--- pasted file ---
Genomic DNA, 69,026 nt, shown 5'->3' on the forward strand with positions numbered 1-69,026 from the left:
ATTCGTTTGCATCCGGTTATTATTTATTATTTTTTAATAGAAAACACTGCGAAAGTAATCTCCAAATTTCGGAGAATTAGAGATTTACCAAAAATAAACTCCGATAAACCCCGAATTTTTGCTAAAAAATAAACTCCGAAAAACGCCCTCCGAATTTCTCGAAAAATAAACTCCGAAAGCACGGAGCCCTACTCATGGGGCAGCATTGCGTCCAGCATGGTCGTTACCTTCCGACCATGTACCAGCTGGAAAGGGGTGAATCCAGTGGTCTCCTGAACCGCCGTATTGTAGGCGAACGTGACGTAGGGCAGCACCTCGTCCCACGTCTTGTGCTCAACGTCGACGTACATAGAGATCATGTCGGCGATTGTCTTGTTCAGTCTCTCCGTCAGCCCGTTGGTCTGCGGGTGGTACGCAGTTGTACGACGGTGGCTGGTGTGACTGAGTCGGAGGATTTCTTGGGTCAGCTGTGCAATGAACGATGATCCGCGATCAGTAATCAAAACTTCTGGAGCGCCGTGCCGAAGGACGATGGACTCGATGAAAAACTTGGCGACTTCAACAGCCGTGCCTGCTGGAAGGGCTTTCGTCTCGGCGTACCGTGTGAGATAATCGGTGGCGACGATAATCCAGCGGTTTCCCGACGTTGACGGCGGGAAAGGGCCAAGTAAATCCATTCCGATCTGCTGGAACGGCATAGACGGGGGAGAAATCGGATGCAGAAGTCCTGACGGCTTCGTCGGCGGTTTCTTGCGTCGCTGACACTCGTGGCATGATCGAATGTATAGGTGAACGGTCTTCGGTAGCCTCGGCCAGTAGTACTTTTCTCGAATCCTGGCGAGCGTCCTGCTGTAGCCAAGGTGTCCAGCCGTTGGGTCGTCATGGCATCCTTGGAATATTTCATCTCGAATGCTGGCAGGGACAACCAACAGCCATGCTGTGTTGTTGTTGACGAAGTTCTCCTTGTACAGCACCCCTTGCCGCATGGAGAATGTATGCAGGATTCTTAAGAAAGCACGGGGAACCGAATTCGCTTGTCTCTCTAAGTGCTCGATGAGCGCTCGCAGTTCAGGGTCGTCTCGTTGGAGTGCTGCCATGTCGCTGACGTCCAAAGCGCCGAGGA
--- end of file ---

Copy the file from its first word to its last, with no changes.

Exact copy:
Genomic DNA, 69,026 nt, shown 5'->3' on the forward strand with positions numbered 1-69,026 from the left:
ATTCGTTTGCATCCGGTTATTATTTATTATTTTTTAATAGAAAACACTGCGAAAGTAATCTCCAAATTTCGGAGAATTAGAGATTTACCAAAAATAAACTCCGATAAACCCCGAATTTTTGCTAAAAAATAAACTCCGAAAAACGCCCTCCGAATTTCTCGAAAAATAAACTCCGAAAGCACGGAGCCCTACTCATGGGGCAGCATTGCGTCCAGCATGGTCGTTACCTTCCGACCATGTACCAGCTGGAAAGGGGTGAATCCAGTGGTCTCCTGAACCGCCGTATTGTAGGCGAACGTGACGTAGGGCAGCACCTCGTCCCACGTCTTGTGCTCAACGTCGACGTACATAGAGATCATGTCGGCGATTGTCTTGTTCAGTCTCTCCGTCAGCCCGTTGGTCTGCGGGTGGTACGCAGTTGTACGACGGTGGCTGGTGTGACTGAGTCGGAGGATTTCTTGGGTCAGCTGTGCAATGAACGATGATCCGCGATCAGTAATCAAAACTTCTGGAGCGCCGTGCCGAAGGACGATGGACTCGATGAAAAACTTGGCGACTTCAACAGCCGTGCCTGCTGGAAGGGCTTTCGTCTCGGCGTACCGTGTGAGATAATCGGTGGCGACGATAATCCAGCGGTTTCCCGACGTTGACGGCGGGAAAGGGCCAAGTAAATCCATTCCGATCTGCTGGAACGGCATAGACGGGGGAGAAATCGGATGCAGAAGTCCTGACGGCTTCGTCGGCGGTTTCTTGCGTCGCTGACACTCGTGGCATGATCGAATGTATAGGTGAACGGTCTTCGGTAGCCTCGGCCAGTAGTACTTTTCTCGAATCCTGGCGAGCGTCCTGCTGTAGCCAAGGTGTCCAGCCGTTGGGTCGTCATGGCATCCTTGGAATATTTCATCTCGAATGCTGGCAGGGACAACCAACAGCCATGCTGTGTTGTTGTTGACGAAGTTCTCCTTGTACAGCACCCCTTGCCGCATGGAGAATGTATGCAGGATTCTTAAGAAAGCACGGGGAACCGAATTCGCTTGTCTCTCTAAGTGCTCGATGAGCGCTCGCAGTTCAGGGTCGTCTCGTTGGAGTGCTGCCATGTCGCTGACGTCCAAAGCGCCGAGGA